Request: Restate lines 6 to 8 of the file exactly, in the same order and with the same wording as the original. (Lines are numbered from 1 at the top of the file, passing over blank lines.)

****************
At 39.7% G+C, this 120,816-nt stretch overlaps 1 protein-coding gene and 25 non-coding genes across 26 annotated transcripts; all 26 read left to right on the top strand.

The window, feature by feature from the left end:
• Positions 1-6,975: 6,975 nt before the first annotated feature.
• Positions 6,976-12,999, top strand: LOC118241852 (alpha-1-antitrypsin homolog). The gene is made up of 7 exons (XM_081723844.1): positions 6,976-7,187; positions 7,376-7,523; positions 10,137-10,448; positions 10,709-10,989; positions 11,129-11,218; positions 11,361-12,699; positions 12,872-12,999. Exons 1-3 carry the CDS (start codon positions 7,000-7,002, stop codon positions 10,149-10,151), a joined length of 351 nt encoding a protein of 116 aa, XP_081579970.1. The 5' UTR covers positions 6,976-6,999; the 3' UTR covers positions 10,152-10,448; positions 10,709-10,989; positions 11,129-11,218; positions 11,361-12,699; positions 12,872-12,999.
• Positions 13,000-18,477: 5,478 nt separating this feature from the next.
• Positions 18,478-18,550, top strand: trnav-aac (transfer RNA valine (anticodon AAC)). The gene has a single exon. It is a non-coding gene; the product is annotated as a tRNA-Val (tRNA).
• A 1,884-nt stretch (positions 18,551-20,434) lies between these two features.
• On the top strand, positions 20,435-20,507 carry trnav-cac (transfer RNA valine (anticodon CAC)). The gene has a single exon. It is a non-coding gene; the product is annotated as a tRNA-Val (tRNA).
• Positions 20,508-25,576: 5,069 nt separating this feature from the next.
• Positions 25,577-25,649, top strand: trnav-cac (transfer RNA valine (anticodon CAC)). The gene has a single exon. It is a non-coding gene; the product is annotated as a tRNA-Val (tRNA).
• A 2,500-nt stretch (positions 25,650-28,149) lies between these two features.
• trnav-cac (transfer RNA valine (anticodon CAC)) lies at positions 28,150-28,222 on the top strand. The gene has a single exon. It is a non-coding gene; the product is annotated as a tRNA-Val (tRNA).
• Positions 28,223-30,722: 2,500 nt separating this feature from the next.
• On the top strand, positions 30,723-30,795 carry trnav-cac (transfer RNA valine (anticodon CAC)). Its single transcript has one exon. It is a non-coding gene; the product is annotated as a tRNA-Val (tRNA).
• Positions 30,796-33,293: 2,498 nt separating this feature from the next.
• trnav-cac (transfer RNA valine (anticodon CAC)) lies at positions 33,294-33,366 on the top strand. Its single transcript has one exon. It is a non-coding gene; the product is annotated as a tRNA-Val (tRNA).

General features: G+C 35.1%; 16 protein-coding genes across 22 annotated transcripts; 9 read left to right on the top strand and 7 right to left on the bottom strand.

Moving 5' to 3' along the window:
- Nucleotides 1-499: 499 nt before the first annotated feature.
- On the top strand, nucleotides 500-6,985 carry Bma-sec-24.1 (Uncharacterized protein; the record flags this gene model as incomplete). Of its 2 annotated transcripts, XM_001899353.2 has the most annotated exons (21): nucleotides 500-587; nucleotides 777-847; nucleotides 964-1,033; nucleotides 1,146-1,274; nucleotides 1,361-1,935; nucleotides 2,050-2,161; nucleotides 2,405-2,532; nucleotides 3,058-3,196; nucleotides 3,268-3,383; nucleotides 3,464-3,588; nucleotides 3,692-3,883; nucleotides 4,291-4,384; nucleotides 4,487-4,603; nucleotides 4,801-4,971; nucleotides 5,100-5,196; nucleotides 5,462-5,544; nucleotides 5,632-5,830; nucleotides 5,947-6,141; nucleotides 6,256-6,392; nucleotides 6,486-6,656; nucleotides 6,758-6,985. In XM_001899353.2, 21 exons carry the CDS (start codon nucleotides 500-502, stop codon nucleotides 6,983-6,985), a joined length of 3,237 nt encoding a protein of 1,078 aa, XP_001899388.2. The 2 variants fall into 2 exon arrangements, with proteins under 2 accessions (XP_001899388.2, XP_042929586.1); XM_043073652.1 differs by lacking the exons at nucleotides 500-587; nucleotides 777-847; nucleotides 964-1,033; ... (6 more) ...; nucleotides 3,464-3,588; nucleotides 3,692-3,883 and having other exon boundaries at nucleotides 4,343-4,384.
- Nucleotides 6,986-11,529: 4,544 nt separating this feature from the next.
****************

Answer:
• Positions 18,478-18,550, top strand: trnav-aac (transfer RNA valine (anticodon AAC)). The gene has a single exon. It is a non-coding gene; the product is annotated as a tRNA-Val (tRNA).
• A 1,884-nt stretch (positions 18,551-20,434) lies between these two features.
• On the top strand, positions 20,435-20,507 carry trnav-cac (transfer RNA valine (anticodon CAC)). The gene has a single exon. It is a non-coding gene; the product is annotated as a tRNA-Val (tRNA).